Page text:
the use of event history analysis techniques in order to study relationships
among events. For example, let T1 and T2 be the times of becoming pregnant
and smoking cessation respectively. Thompson and Pantoja Galicia (2002)
propose a formal nonparametric test for a partial order relationship.
This test involves the estimation of the survivor functions of T1 and
T2, as well as the joint distribution of (T1, T2-T1). However, with
longitudinal survey data, the times of occurrence of the events are
interval censored in general. For example, starting at the second cycle
of the NPHS, it is possible to know within an interval of length at
most a year whether a smoker has ceased smoking with respect to the
previous cycle. Also information about the date of becoming pregnant
can be inferred within a time interval from cycle to cycle. Therefore,
estimating the joint densities from the interval censored times becomes
an important issue and our current problem. We propose a mode of attack
based on extending the ideas of Duchesne and Stafford (2001) and Braun,
Duchesne and Stafford (2003) to the bivariate case. Our method involves
uniform sampling of the censored areas, using a technique described
by Tang (1993).

**Chris Wild**

Dept of Statistics, University of Auckland

*Some issues of efficiency and robustness*

We investigate some issues of efficiency, robustness and study design
affecting semiparametric maximum likelihood and survey-weighted analyses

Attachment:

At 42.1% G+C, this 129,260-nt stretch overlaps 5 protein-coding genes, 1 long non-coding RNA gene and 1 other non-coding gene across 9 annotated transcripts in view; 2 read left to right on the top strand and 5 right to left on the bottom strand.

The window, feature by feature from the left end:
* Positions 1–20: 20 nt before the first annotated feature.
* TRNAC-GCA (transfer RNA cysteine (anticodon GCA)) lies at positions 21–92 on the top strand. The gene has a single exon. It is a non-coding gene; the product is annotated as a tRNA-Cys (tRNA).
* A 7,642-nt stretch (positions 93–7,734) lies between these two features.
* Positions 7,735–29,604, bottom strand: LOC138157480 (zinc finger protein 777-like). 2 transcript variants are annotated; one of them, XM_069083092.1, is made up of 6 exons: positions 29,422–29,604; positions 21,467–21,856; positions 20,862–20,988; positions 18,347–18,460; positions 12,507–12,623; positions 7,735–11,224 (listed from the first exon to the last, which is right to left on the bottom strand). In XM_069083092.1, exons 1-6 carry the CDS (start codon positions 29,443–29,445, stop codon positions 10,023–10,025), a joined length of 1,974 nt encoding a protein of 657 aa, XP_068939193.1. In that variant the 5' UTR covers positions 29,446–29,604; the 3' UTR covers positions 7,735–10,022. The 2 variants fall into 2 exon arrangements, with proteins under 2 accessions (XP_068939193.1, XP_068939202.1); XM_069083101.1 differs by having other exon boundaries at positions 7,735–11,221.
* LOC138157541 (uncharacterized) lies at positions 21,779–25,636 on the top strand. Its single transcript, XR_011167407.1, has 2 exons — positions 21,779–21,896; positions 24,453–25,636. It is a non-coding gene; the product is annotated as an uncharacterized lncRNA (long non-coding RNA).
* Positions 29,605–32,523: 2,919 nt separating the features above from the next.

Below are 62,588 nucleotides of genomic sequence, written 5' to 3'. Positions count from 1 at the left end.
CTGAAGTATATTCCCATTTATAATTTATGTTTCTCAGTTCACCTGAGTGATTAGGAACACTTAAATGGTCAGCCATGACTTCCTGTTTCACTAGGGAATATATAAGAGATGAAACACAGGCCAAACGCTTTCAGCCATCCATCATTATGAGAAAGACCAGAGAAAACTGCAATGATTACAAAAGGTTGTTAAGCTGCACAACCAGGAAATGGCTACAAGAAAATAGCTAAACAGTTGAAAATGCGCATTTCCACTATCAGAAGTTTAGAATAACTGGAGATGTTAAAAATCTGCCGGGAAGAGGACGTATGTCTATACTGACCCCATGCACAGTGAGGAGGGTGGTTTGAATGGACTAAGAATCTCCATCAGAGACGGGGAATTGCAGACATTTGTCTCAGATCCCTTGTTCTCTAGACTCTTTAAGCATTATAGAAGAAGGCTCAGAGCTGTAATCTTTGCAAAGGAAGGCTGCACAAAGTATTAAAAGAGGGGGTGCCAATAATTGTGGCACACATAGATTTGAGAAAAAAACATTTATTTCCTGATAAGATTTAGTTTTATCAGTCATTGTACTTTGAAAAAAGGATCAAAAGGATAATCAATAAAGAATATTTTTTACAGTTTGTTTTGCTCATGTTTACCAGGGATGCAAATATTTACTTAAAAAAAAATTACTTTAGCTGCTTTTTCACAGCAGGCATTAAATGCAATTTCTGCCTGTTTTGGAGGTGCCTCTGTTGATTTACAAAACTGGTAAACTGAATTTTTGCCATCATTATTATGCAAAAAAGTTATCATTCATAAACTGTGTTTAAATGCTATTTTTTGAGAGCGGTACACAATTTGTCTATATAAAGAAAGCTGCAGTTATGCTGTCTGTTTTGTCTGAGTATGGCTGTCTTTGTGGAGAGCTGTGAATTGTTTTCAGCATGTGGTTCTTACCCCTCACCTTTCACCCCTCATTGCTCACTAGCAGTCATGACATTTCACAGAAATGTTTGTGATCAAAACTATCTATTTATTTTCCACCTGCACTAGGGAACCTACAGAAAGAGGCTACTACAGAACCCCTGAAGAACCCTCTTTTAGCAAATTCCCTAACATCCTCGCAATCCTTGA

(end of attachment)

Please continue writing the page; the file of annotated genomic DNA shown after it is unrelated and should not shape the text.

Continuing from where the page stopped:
for linear regression under two-phase sampling and bivariate binary
regressions, especially those occurring in secondary analyses of case-control
data.

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**Grace Yi**

Dept. of Stat. and Act. Sci., University of Waterloo

*Median Regression Models for Longitudinal Data with Missing Observations*

Recently median regression models have received increasing attention.
The models are attractive because they are robust and easy to interpret.
In this talk I will discuss using median regression models to deal with
longitudinal data with missing observations. The inverse probability
weighted generalized estimating equations (GEE) approach is proposed
to estimate the median parameters for incomplete longitudinal data,
where the inverse probability weights are estimated from the regression
model for the missing data indicators. The consistency and asymptotic
distribution of the resultant estimator are established. Numerical studies
for the proposed method will be discussed in this talk.

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**Yang Zhao**

*Maximum likelihood Methods for Regression Problems with Missing Data*

Parametric regression models are widely used for the analysis of a
response given a vector of covariates. However in many settings certain
variable values may go unobserved either by design or happenstance.
For

the case that some covariates are missing at random (MAR) we discuss
maximum likelihood methods for estimating the regression parameters
using an EM algorithm. Profile likelihood methods for estimating variances
and confidence intervals are also given. The case when response is MAR
can be treated similarly.